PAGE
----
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Your pain isn’t the problem.  

If I was to stand on your foot you would feel pain (lump that I am). The pain isn't the problem, it's a symptom that there is a problem. The problem would be that I'm standing on your foot.

Pain is a sign of pressure (as in the example above) or damage (if you cut yourself, or break a bone, it hurts). Any pain that you feel is your body’s way of telling you that there is some pressure, or damage, or a combination of both. To address your pain you can do a number of things. You can visit your GP who might prescribe pain killers, anti-inflammatories or muscle relaxants and, with any luck, your pain will disappear as soon as the medication takes effect. If your desire is to feel less pain then this is the quickest answer, however it does nothing to address the pressure or damage that’s causing the pain. Alternatively you could see a chiropractor.

Chiropractic is about fine-tuning your body to work better, addressing distortions in your body which put pressure on the nerves and other tissues and which interfere with your body’s ability to heal.

Sometimes I can adjust someone once or twice and have a profound effect on the level of pain they are experiencing. Typically this is where that person’s pain is due exclusively, or primarily, to pressure (if I stand on your foot it will hurt, but the pain can go instantly if I remove the pressure by removing my foot). If change doesn't occur this quickly it suggests the presence of pressure and damage which will take time to heal.

Healing is the process whereby you create new cells to replace old cells that are worn out or damaged. The different tissues of the body heal at different rates relative to the blood supply to the tissue (blood carries nutrients which are the building blocks for new cells and oxygen which is the fuel used to turn the nutrients into new cells). Skin and muscle tissue repair quickly because of their plentiful blood supply; ligaments and tendons take a lot longer due to their poor blood supply. When a person takes longer to respond to chiropractic care it reflects that they’ve probably damaged ligaments and tendons rather than their pain being due to either muscle damage or simply adverse pressure.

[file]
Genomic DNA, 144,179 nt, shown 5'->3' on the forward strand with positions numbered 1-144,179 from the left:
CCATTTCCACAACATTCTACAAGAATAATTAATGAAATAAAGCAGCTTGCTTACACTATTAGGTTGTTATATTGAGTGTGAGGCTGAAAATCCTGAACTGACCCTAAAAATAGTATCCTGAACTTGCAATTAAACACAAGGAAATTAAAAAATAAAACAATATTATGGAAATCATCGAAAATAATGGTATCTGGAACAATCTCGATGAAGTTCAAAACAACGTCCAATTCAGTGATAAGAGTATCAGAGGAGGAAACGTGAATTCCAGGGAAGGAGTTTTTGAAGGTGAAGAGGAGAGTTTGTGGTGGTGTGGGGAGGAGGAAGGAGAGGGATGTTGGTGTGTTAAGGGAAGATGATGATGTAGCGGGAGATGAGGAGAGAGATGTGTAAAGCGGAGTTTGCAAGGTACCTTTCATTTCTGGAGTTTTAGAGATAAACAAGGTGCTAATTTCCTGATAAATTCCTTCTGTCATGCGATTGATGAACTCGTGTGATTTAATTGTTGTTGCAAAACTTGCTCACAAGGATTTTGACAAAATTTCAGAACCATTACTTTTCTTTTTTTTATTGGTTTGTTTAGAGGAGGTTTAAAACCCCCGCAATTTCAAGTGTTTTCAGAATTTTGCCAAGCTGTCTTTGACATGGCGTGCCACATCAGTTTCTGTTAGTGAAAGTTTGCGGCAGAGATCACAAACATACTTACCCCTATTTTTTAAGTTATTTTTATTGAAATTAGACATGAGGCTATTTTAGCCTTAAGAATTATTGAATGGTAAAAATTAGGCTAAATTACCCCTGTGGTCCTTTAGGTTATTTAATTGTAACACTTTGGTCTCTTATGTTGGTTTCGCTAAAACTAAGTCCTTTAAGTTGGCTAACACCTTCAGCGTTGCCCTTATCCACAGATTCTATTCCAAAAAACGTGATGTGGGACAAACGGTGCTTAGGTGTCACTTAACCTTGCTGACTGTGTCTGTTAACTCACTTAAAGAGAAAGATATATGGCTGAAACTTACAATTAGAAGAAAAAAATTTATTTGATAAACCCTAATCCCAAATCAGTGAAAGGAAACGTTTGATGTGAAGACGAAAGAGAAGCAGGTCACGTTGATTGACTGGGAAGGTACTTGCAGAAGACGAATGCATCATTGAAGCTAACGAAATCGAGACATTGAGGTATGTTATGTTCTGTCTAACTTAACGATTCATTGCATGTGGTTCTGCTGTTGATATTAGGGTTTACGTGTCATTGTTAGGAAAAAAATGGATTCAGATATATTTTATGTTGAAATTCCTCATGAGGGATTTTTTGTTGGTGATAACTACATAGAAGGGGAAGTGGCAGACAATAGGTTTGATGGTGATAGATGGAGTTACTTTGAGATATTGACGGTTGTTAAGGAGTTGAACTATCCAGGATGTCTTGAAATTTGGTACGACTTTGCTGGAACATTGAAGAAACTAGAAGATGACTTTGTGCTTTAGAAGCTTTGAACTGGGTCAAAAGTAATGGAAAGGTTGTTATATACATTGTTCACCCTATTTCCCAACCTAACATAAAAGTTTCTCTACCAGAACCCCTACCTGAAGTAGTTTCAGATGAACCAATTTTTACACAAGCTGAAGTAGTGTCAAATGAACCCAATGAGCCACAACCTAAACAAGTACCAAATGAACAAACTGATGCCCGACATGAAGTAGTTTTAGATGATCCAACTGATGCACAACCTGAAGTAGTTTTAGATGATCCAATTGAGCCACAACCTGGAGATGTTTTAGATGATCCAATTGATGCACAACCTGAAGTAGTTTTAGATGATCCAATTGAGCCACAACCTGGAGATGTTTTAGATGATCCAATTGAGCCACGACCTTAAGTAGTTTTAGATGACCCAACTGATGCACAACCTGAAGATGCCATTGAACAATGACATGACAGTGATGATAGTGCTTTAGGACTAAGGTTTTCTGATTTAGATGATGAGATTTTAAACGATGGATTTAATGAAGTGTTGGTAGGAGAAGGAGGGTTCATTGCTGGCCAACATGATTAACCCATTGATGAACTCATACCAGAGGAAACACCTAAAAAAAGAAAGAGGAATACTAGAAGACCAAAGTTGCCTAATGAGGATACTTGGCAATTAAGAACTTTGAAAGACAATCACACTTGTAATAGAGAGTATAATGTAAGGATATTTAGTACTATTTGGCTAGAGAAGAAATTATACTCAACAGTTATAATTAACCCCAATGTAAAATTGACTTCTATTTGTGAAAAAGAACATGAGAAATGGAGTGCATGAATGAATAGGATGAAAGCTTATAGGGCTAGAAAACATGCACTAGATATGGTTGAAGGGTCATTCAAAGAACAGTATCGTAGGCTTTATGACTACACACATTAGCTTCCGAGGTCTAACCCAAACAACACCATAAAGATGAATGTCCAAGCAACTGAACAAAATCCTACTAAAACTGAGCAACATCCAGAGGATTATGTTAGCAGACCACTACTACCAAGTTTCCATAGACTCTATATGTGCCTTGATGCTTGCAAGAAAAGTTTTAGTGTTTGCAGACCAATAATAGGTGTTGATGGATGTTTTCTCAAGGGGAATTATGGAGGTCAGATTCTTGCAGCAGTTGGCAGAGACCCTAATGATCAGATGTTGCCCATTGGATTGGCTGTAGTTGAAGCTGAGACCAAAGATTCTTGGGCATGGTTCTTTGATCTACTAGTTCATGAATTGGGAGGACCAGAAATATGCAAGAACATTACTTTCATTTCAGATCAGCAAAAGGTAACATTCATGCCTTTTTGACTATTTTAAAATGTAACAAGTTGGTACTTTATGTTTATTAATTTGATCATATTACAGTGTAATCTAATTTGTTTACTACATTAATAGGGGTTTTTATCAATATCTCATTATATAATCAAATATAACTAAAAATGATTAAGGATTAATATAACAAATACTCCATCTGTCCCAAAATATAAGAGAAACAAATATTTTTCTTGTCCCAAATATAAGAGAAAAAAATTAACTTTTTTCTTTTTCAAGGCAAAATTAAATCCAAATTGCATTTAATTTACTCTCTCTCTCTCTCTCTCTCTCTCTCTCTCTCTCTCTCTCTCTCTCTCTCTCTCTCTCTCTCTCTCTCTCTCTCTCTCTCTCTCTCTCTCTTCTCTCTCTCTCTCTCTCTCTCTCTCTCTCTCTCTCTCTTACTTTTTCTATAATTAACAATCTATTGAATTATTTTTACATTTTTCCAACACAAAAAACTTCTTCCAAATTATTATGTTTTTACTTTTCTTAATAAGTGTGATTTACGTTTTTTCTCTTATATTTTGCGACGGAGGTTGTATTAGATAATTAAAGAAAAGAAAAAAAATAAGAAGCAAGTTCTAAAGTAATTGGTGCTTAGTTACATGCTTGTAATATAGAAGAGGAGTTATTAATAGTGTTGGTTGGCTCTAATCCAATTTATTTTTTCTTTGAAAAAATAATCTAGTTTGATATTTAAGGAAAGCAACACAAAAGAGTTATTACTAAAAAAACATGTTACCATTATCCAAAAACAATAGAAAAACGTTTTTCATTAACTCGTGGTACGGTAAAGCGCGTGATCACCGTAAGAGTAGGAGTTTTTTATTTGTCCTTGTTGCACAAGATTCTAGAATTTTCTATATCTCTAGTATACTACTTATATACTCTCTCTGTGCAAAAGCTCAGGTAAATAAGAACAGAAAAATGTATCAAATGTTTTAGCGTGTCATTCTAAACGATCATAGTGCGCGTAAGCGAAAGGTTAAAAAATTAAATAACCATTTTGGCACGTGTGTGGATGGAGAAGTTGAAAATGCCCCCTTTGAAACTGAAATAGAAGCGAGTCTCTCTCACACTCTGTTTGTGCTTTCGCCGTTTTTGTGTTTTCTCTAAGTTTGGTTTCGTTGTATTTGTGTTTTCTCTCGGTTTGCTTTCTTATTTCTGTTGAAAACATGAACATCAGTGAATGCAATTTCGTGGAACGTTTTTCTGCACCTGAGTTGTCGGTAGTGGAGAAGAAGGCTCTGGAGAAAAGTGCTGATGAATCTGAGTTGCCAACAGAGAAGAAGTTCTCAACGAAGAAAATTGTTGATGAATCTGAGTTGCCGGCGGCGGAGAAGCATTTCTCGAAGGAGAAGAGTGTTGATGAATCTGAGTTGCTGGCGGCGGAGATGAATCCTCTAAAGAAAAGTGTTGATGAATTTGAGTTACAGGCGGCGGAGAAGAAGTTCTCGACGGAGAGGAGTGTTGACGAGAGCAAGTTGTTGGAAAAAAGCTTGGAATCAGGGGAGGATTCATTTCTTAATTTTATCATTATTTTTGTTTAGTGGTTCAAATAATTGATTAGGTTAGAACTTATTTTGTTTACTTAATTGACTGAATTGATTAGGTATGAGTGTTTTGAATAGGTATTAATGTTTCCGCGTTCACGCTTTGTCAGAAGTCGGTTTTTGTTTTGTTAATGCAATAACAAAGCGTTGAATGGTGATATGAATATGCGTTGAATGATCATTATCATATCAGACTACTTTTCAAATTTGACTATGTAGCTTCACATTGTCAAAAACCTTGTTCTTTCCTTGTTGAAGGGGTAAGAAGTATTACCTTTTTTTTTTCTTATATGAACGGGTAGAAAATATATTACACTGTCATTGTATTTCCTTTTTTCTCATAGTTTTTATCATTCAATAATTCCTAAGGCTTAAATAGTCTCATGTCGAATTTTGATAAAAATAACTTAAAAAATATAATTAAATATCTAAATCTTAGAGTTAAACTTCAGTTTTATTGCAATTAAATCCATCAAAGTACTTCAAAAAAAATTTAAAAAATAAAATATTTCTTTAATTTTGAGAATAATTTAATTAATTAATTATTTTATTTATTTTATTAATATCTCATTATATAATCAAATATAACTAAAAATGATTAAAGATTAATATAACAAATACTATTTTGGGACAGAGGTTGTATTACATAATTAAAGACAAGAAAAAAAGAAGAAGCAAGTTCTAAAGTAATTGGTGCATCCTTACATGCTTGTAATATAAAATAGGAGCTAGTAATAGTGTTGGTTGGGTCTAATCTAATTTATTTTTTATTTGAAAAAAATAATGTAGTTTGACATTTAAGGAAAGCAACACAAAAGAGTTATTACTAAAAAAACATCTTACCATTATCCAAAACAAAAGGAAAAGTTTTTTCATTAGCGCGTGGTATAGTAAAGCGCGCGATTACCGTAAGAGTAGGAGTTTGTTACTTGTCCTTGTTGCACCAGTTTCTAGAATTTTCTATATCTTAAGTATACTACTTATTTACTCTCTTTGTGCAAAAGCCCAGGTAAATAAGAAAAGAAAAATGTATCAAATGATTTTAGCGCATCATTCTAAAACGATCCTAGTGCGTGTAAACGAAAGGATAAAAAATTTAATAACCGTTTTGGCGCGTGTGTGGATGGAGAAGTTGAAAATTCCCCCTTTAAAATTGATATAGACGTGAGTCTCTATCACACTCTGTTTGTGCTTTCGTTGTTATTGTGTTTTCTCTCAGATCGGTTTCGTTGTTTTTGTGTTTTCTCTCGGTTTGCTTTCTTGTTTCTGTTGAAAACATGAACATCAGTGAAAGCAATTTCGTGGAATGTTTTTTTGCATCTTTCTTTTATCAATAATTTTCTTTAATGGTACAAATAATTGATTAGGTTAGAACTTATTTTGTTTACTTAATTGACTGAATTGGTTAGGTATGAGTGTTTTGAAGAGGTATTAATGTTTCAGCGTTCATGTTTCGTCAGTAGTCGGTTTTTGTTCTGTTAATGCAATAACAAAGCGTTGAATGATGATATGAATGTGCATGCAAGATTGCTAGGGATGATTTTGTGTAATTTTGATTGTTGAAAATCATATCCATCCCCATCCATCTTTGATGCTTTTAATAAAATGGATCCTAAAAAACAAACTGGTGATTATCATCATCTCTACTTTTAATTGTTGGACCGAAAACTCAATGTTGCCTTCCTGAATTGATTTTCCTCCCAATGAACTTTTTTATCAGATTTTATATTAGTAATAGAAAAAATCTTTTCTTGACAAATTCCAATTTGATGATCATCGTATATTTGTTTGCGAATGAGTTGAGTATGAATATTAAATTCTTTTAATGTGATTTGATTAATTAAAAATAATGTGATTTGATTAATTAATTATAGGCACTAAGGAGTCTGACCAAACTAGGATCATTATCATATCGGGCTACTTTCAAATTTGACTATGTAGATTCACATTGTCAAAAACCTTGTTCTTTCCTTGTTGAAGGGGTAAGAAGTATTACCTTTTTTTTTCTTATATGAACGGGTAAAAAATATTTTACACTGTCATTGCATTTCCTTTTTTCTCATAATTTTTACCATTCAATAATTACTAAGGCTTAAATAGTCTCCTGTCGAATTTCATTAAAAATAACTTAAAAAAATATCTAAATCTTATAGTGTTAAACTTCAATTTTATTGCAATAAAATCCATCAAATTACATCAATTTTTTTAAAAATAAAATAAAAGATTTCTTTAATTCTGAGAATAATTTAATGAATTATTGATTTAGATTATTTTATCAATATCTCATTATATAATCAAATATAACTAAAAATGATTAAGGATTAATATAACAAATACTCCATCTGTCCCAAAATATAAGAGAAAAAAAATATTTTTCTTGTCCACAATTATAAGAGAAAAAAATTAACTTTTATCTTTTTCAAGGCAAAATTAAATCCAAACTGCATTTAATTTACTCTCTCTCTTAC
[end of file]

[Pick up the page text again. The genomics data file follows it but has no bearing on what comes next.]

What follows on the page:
Each time that I adjust you I’m fine-tuning your body to work better, creating an environment whereby it can be more effective and efficient at, among other things, healing. Typically I expect to start to see objective changes (changes in how your body works) and subjective changes (changes in how you feel) within the first month. The rate at which change is seen (how much and how fast) depends upon:

What’s going on within you

(what adverse pressure exists and how much is there; what tissue is damaged and how much damage is there), 

Whether or not you are doing anything to aggravate the source of your symptoms, and how healthy a lifestyle you already have

(this includes elements such as diet; posture; water intake; exercise variety and quantity),

How well your body is already working

(affecting your body’s ability to heal itself), and 

Appointment frequency
(frequent appointments have a cumulative effect)

Pain isn’t nice. It can be debilitating, energy-sapping, and can greatly affect your quality of life (what you do and how you do it). Because you tell us these things and more we understand that your pain is causing you 'a' problem, but it isn’t 'the' problem and chiropractic’s focus is always to help you deal with that.

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